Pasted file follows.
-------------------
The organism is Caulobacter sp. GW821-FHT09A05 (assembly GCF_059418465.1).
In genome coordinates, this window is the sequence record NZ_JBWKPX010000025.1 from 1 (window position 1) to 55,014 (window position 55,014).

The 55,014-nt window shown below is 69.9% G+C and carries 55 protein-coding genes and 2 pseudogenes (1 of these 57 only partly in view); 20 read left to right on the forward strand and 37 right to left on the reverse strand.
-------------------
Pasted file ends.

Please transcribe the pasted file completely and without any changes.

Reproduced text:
The organism is Caulobacter sp. GW821-FHT09A05 (assembly GCF_059418465.1).
In genome coordinates, this window is the sequence record NZ_JBWKPX010000025.1 from 1 (window position 1) to 55,014 (window position 55,014).

The 55,014-nt window shown below is 69.9% G+C and carries 55 protein-coding genes and 2 pseudogenes (1 of these 57 only partly in view); 20 read left to right on the forward strand and 37 right to left on the reverse strand.